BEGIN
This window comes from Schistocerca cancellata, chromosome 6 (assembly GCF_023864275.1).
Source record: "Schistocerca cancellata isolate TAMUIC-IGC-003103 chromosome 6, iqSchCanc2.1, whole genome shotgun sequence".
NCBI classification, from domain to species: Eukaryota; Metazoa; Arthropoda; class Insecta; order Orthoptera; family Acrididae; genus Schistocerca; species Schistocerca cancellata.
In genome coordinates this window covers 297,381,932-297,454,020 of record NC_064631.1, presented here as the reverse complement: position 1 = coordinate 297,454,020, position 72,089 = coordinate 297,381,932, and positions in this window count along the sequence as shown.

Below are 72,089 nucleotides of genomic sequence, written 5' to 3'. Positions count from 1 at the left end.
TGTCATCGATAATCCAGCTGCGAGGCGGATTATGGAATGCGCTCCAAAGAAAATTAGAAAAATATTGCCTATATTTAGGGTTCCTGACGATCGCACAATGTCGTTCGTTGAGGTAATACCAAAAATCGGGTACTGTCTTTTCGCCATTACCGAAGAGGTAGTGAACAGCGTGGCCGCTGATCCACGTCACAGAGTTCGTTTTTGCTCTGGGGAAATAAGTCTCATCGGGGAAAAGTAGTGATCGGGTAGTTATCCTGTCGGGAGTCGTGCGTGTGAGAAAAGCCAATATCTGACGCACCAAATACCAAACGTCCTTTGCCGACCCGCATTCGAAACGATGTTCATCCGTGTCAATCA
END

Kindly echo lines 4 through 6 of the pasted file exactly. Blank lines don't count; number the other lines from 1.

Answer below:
In genome coordinates this window covers 297,381,932-297,454,020 of record NC_064631.1, presented here as the reverse complement: position 1 = coordinate 297,454,020, position 72,089 = coordinate 297,381,932, and positions in this window count along the sequence as shown.

Below are 72,089 nucleotides of genomic sequence, written 5' to 3'. Positions count from 1 at the left end.
TGTCATCGATAATCCAGCTGCGAGGCGGATTATGGAATGCGCTCCAAAGAAAATTAGAAAAATATTGCCTATATTTAGGGTTCCTGACGATCGCACAATGTCGTTCGTTGAGGTAATACCAAAAATCGGGTACTGTCTTTTCGCCATTACCGAAGAGGTAGTGAACAGCGTGGCCGCTGATCCACGTCACAGAGTTCGTTTTTGCTCTGGGGAAATAAGTCTCATCGGGGAAAAGTAGTGATCGGGTAGTTATCCTGTCGGGAGTCGTGCGTGTGAGAAAAGCCAATATCTGACGCACCAAATACCAAACGTCCTTTGCCGACCCGCATTCGAAACGATGTTCATCCGTGTCAATCA